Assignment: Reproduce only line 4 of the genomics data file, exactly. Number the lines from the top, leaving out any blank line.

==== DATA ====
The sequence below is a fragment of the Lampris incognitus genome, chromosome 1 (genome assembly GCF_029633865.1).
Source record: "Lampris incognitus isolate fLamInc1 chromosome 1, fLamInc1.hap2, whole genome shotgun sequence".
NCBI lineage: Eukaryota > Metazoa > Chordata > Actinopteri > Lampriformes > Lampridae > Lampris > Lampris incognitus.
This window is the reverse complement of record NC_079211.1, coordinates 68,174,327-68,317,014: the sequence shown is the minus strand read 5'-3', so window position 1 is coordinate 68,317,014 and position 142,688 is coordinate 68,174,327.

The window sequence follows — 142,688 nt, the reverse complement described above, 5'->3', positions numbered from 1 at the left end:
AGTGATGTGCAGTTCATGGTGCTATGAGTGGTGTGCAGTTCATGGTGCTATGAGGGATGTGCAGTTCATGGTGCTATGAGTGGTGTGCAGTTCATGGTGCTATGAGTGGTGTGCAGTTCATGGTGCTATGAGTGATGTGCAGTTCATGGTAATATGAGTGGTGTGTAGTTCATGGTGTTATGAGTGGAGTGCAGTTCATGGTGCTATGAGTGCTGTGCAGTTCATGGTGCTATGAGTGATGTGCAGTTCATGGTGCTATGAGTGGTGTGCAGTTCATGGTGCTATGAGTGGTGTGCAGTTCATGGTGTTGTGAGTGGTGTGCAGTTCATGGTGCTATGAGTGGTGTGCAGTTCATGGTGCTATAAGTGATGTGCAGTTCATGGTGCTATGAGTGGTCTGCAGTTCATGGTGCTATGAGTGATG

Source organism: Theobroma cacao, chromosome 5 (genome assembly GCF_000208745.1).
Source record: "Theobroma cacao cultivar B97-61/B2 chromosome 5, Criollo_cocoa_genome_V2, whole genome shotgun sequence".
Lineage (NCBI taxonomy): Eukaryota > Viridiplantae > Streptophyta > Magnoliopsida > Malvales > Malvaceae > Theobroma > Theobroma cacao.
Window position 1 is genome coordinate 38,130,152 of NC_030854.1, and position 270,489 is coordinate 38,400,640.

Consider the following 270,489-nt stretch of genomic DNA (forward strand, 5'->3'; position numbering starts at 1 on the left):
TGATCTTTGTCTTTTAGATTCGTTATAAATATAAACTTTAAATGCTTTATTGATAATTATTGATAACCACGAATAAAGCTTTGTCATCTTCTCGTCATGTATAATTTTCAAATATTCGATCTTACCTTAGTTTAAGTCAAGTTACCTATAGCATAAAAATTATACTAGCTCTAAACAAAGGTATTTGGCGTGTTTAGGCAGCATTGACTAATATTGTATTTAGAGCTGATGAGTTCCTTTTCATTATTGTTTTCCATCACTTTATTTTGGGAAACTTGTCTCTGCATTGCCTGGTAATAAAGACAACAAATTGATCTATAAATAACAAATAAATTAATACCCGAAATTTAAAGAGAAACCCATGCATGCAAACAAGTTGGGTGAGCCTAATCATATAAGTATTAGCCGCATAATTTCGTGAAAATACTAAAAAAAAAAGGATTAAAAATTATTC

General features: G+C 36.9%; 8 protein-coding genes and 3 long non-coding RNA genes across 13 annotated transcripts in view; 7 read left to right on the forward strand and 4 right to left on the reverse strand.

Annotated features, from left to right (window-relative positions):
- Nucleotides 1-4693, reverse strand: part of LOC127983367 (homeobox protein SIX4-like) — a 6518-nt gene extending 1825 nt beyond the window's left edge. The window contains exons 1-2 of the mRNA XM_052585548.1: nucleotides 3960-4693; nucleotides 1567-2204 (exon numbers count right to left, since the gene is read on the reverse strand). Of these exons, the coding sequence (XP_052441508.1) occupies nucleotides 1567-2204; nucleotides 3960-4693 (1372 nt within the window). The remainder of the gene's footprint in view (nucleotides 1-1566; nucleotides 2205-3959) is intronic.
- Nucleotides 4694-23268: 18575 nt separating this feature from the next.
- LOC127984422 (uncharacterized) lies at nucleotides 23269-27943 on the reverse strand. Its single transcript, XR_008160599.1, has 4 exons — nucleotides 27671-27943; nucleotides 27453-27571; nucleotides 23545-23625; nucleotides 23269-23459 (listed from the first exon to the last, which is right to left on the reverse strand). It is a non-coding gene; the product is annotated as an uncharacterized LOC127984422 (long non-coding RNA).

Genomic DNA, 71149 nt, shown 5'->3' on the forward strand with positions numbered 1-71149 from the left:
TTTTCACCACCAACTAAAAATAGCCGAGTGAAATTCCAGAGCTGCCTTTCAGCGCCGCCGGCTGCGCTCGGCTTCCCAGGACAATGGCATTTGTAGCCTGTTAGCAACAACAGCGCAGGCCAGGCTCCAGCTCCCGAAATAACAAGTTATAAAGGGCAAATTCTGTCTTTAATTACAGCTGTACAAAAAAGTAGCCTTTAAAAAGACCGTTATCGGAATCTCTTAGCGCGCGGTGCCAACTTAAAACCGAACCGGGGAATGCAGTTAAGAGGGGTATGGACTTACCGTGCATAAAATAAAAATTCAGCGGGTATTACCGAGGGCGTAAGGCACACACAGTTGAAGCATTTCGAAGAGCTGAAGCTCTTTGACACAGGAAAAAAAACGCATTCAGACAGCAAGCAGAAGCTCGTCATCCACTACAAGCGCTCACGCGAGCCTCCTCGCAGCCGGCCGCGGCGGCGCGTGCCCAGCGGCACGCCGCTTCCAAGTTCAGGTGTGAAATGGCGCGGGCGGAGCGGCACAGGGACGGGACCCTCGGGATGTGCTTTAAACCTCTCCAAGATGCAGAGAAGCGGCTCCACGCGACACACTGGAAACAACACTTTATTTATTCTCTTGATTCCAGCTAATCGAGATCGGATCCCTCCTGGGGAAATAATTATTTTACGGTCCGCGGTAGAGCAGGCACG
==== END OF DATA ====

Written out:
This window is the reverse complement of record NC_079211.1, coordinates 68,174,327-68,317,014: the sequence shown is the minus strand read 5'-3', so window position 1 is coordinate 68,317,014 and position 142,688 is coordinate 68,174,327.